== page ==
Jon is a native Oregonian. He and his wife, Les, operate Jo Le Farms, a 160-acre sheep and poultry farm in Scio. He has a herd of about 200 grass-fed, pastured Wiltshire Horn and Wiltshire Poll ewes and they have recently expanded to start a flock of AWA-approved laying hens. Jon grew up in Salem and has a behavioral science background, but wanted a more rural setting, so relocated to Scio. While expanding their sheep flock, Jon was able to spend time on many sheep operations in the Pacific NW and Western Canada while judging and competing in sheepdog trials and providing training clinics in the 1980’s and 90’s. His farm principles are inspired by the concept of LISA (Low Input Sustainable Agriculture), and his goals for breeding are to produce low-maintenance, easy-care sheep, adapted to their environment. As a grass-based volume-marketer, Jon brings a unique perspective to the Pasture Network.
Christine is originally from the San Juaquin Valley, where she grew up as part of a multi-generational farming family. She and her husband John now own Deck Family Farm in Junction City. The farm supports their 5 children, employees 10 people and mentors 5-7 seasonal interns. Their farm is an extremely diversified, pasture-based operation and finish about 40 beef per year, 300 pasture raised pork, 250 lambs and 3,000 broiler birds a year. They also house 2,000-3,000 certified Organic laying hens an operate a small raw milk dairy. Christine’s philosophy centers around humane animal husbandry, non-soy-based feed, and management intensive grazing. Deck is also dedicated to forest and watershed restoration, and has reforested 40 acres of their property and rehabilitated riparian corridors. Deck Family Farm is Certified Organic for all land, and certified Organic for their beef and the layers, as well as being certified grassfed by the AGA (American Grassfed Association) and certified Salmon Safe. They sell at several farmers markets, co-ops and restaurants, and are starting a whole diet CSA in the fall of 2016. As a farm operator who has scaled up in the past few years and is looking to refine their market outlets, Christine brings the valuable perspective of an expanding farm to the Oregon Pasture Network.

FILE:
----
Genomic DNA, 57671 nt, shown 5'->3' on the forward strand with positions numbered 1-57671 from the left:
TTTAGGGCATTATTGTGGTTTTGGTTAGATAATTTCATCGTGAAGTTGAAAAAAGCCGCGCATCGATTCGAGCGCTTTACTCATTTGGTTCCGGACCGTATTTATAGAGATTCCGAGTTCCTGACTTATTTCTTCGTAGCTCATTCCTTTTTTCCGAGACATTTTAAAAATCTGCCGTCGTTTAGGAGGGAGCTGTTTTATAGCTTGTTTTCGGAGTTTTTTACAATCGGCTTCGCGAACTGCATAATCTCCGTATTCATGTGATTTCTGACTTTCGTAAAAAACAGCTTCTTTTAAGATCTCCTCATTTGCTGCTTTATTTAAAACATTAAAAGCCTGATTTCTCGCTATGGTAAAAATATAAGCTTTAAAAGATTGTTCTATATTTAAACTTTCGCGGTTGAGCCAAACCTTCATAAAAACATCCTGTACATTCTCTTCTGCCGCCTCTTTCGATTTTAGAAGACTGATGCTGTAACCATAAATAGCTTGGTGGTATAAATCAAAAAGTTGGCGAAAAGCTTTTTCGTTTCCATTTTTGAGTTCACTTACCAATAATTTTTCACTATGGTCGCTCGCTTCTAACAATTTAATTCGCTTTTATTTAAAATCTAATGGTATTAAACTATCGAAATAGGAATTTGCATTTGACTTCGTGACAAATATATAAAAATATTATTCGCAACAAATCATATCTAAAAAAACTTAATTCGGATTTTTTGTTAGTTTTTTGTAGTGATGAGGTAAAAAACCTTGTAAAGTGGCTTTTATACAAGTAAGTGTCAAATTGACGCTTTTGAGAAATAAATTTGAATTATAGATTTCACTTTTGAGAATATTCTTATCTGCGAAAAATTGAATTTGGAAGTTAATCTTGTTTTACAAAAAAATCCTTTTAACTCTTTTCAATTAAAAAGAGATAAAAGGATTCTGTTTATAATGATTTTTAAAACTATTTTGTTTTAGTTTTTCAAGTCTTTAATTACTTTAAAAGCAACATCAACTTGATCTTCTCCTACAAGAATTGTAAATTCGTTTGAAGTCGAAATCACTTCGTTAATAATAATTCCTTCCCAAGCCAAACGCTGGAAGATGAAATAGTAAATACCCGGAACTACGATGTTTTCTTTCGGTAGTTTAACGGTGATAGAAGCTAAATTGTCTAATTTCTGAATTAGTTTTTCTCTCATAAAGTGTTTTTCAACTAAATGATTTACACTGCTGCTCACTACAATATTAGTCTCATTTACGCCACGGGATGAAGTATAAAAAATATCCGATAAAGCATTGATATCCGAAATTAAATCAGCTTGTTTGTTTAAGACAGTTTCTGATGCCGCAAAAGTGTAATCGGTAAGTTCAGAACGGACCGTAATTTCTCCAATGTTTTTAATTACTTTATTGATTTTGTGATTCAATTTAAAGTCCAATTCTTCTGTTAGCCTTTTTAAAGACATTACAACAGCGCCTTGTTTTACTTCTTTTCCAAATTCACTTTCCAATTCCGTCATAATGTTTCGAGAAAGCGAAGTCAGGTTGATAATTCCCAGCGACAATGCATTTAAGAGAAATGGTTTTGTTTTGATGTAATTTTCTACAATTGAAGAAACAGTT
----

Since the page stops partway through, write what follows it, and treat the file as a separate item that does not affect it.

Larry Martin along with his wife, Sophia, and their three daughters began their move to Oregon in 2000. In the summer of 2001, they purchased 40 acres of the old Higinbotham Dairy farm just west of Central Point. The following spring, Larry shipped 12 bred cows and heifers to their new farm, Martin Family Ranch, that he had selected from their previous cow herd in Iowa. Those 12 cows were the foundation of the current 40 cows now producing. Although Larry had grown up on a diversified grain and livestock farm in Missouri, graduated from the University of Missouri with a B.S. in Ag, and had run beef cows his entire 25 years of farming, the production and marketing of grass fed beef was a little different of an enterprise. Larry soon found that the climate and relatively green winters were ideally suited to the production of high quality grass fed and finished beef. Several pastures were reseeded and a rotational grazing system was designed and installed with electric fence and stock watering systems. Approximately 30 grazing paddocks were soon being utilized by the Martins’ expanding herd of cows and calves and yearlings being finished on pasture. In recent years, adjoining farms have been leased and managed as additional pasture and hay ground.